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Engaging Boys in Education: Strategies to increase engagement.

January 24, 2017

It is no secret that boys are not interested in reading.  Video games dominate their spare time.  It is also no secret that boys' achievement levels have been decreasing (See Dr. Leonard Sax, Boys Adrift).  

 

The following is some of the strategies we have employed with our homeschooling and when I teach in the classroom.

 

1.  Increase the Experiential Knowledge. Decrease the Screen Time.

 

The premise is simple. Boys learn best experientially.  If you are teaching about marshes, take the boy to a marsh and resist the urge to watch a video clip on marshes.  Video clips are entirely passive and the learning is minimal. Ask yourself, with every lesson/objective, how can my son learn this same objective in an experiential way.  I'm not saying get rid of the rote learning, memorization - but rather add in the hands-on.

 

Eg:

a.  I had my students, when learning equivalent fractions, bake cookies with only one measuring tool.  This resulted in having to use a 1/3 cup to measure out 1/4 cups of sugar and cups of flour.

 

b.  When teaching story writing, I always have my children focus on including more detail.  However, I first have them experience the detail first.  I have them hold snow in their hand for one minute, draw blood with a thorn bush, crawl through the forest on their belly and then have them write these details into the story after they have experienced them.

 

 

2.  Match the Work Load with your boy's focus time.

 

Every boy needs to develop their focus.  Especially in our fast food society.  With the amount of technological stimulation that gives immediate gratification it is important to make a concerted effort to develop and increase their focus time.  That being said, we need to match the work load to their ability to focus.

For e.g.: my 7 year old son is as rambunctious as a wild hog and grammar just doesn’t hold his attention for very long.  After long battles, we decided to break up his day into 15min. slots where he finishes 15min. of good work and then gets 15 min. of play.  The result has been less battles and better work completed.  Now the key is to incrementally increase his attention span.

 

3. Work to Increase Attention Span

 

How? 

  1. Take away or limit or diminish the screen time.

  2. Make sure he gets enough sleep at night.  Protect their sleep time!

  3. Decrease the sugar intake.

  4. Teach him to pray: in learning to pray (eg: the Rosary) he learns to still himself and to focus.

  5. Spend time in silence in adoration before the Blessed Sacrament.

  6. When reading with him: increase the amount bit by bit.  I'll address developing a culture of reading in a different post.

 

4.  Use Physical Contact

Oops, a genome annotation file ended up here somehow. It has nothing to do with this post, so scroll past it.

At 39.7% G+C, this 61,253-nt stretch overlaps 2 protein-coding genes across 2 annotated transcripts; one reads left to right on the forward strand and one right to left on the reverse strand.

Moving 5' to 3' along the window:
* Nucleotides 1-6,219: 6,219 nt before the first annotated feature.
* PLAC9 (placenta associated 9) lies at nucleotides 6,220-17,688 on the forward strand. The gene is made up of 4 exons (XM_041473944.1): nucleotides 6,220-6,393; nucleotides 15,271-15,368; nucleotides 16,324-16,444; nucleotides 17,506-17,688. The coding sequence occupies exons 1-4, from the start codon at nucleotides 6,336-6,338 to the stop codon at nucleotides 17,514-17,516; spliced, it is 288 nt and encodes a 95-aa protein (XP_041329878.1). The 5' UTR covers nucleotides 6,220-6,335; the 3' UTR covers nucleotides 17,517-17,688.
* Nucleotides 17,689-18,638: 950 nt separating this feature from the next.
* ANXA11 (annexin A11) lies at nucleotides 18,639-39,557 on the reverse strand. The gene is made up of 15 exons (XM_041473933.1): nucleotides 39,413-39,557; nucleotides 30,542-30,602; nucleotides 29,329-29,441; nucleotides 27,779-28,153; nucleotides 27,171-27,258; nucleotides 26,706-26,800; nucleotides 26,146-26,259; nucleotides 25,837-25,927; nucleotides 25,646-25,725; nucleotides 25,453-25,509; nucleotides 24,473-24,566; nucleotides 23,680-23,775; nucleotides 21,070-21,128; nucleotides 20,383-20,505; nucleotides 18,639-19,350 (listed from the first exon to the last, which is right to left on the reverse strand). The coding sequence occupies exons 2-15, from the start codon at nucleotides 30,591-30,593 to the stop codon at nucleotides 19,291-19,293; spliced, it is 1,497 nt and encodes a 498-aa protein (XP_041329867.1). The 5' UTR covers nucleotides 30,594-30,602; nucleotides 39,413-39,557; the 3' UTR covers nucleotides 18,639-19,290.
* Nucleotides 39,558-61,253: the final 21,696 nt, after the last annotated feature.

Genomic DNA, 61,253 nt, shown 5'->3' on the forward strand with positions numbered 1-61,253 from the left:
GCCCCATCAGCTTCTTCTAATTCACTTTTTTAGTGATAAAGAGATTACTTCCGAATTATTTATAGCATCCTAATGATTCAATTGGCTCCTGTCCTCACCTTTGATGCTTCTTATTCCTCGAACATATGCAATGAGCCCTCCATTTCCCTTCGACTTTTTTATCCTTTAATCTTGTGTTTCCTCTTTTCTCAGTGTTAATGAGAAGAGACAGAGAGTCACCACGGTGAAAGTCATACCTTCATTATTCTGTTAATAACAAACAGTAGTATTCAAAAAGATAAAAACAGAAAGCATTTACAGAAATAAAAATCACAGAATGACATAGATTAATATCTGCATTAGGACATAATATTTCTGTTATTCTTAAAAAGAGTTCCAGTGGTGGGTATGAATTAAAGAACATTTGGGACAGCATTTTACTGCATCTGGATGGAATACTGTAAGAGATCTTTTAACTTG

Wrestle him.  Take a break and wrestle.  Then go back to work.  Admittedly, I’ve done this not only at home, but in the classroom as well.  Boys need and love physical contact.

 

5.  Nature

 

Get your boy out in nature.  I have taken my students out in the middle of winter and sat them in trees and had them write poetry.  This increases the quality of the poetry and the engagement. 

 

I’m convinced you can teach almost any subject in nature with a bit of creative thinking.  It takes a lot of effort, and needn’t be for every assignment, but the more a child is in nature (without a smartphone) the more his brain will learn to engage without a screen to depend on.

 

“There is a growing amount of evidence that links physical exercise and experience in nature  to mental acuity and concentration.” – Richard Louv, Last Child in the Woods.

 

“There is something wrong with society that spends so much money, as well as countless hours of human effort to make the least dregs of processed information available to everyone everywhere and yet does little or nothing to help us explore the worlds for ourselves.” – Richard Louv, Last Child in the Woods.

 

6.  Use Drama

 

Drama can be used for much more than simply role-playing.  Use drama to assess whether he understands the concept.

 

For eg: ask him to stand and show you 1/3 with his body.  Can he show you an equivalent fraction to 3/10 with his body?

  • Have a spelling test by having him spell the words with his body.

  • Act out the climax of the story he has written to see if there are holes or gaps in his writing.

  • Use drama to show the parts of a cell.

 

These strategies are short term strategies.  Strategies that work in the short time to help increase engagement right away on a daily basis.  However, there are long term strategies that need to employed that will take time, but will harvest greater results.  These, I’ll address in my next blog.

 

God, bless and protect our sons.

 

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